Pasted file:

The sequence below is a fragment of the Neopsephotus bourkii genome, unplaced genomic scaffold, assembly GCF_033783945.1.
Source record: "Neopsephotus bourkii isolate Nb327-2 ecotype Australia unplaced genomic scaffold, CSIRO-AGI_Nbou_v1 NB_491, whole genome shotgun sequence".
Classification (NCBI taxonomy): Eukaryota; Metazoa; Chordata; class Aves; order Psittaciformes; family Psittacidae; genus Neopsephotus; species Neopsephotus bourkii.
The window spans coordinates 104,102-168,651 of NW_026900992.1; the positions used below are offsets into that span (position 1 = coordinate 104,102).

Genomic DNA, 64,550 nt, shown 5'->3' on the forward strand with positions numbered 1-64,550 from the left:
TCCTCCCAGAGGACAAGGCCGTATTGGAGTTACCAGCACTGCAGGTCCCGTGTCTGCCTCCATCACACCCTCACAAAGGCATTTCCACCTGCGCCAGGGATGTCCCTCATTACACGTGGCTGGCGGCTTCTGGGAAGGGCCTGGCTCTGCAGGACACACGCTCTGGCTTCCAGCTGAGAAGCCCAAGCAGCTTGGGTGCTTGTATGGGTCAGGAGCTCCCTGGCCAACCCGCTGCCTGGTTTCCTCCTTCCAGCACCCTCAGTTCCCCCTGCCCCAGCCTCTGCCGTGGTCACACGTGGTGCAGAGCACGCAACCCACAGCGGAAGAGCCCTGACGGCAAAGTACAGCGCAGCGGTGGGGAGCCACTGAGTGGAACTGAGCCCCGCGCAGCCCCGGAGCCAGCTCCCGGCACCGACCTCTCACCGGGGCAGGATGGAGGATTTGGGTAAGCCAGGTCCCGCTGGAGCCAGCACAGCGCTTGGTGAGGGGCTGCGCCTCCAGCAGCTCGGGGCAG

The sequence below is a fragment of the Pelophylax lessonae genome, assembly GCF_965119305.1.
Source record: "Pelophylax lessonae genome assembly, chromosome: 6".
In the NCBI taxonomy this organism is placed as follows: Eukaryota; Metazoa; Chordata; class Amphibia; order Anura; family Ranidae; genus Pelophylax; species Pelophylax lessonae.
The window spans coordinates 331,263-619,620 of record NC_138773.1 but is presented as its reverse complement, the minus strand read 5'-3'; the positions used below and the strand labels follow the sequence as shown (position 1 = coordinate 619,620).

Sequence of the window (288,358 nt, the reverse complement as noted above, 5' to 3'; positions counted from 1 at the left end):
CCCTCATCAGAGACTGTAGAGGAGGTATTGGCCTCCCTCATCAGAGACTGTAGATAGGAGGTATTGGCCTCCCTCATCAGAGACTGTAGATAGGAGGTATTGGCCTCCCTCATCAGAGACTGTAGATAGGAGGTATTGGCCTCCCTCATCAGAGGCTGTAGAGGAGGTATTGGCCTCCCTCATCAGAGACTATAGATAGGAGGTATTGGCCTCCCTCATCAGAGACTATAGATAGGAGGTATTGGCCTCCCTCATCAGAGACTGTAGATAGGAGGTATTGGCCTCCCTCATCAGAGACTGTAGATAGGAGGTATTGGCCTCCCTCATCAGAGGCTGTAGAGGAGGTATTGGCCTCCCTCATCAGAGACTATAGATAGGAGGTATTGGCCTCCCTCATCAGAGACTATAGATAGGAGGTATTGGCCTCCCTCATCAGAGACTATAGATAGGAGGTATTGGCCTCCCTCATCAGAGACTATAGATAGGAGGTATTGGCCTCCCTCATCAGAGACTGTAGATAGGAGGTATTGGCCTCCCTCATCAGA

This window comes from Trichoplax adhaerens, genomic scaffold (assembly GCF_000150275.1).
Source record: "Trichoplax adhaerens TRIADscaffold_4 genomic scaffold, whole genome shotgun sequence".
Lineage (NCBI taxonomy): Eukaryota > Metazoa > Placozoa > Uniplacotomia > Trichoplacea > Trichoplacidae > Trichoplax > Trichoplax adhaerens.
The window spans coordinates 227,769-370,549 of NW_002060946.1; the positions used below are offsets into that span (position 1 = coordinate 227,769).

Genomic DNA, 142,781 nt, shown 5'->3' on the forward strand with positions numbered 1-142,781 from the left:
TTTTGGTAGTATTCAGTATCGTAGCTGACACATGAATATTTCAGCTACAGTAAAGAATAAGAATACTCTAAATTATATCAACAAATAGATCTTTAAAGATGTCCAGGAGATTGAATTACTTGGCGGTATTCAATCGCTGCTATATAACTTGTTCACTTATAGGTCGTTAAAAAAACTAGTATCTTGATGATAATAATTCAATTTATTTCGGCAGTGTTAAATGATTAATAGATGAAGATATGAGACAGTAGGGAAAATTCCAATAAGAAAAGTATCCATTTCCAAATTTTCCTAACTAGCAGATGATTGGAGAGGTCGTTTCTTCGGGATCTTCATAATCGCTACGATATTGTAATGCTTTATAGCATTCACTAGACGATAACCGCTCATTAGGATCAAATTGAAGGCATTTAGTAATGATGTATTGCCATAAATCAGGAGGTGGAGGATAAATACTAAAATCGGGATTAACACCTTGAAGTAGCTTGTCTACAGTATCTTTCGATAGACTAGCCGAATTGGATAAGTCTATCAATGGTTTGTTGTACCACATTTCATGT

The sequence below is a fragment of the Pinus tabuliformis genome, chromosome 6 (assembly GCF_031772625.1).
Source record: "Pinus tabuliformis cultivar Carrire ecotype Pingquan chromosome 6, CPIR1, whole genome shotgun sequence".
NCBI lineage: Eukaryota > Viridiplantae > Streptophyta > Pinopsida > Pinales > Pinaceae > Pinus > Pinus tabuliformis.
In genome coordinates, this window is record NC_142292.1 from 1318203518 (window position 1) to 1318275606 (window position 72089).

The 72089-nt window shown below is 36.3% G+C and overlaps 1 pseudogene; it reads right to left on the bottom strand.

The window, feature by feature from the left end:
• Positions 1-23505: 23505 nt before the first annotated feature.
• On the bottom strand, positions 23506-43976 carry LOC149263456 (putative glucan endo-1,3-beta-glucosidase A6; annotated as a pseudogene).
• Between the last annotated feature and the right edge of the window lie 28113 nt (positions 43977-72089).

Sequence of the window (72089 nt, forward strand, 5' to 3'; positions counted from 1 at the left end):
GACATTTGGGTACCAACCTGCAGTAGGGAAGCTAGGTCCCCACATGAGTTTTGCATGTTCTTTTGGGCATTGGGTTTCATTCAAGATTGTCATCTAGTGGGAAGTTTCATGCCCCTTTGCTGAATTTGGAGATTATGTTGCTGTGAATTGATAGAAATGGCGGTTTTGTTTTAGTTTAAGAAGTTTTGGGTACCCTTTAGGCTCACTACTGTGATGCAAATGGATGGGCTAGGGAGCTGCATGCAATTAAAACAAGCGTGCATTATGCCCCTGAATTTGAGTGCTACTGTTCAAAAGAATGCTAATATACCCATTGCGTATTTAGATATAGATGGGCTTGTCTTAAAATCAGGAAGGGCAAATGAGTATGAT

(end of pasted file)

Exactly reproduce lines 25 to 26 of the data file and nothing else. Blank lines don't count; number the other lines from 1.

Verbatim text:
• Positions 1-23505: 23505 nt before the first annotated feature.
• On the bottom strand, positions 23506-43976 carry LOC149263456 (putative glucan endo-1,3-beta-glucosidase A6; annotated as a pseudogene).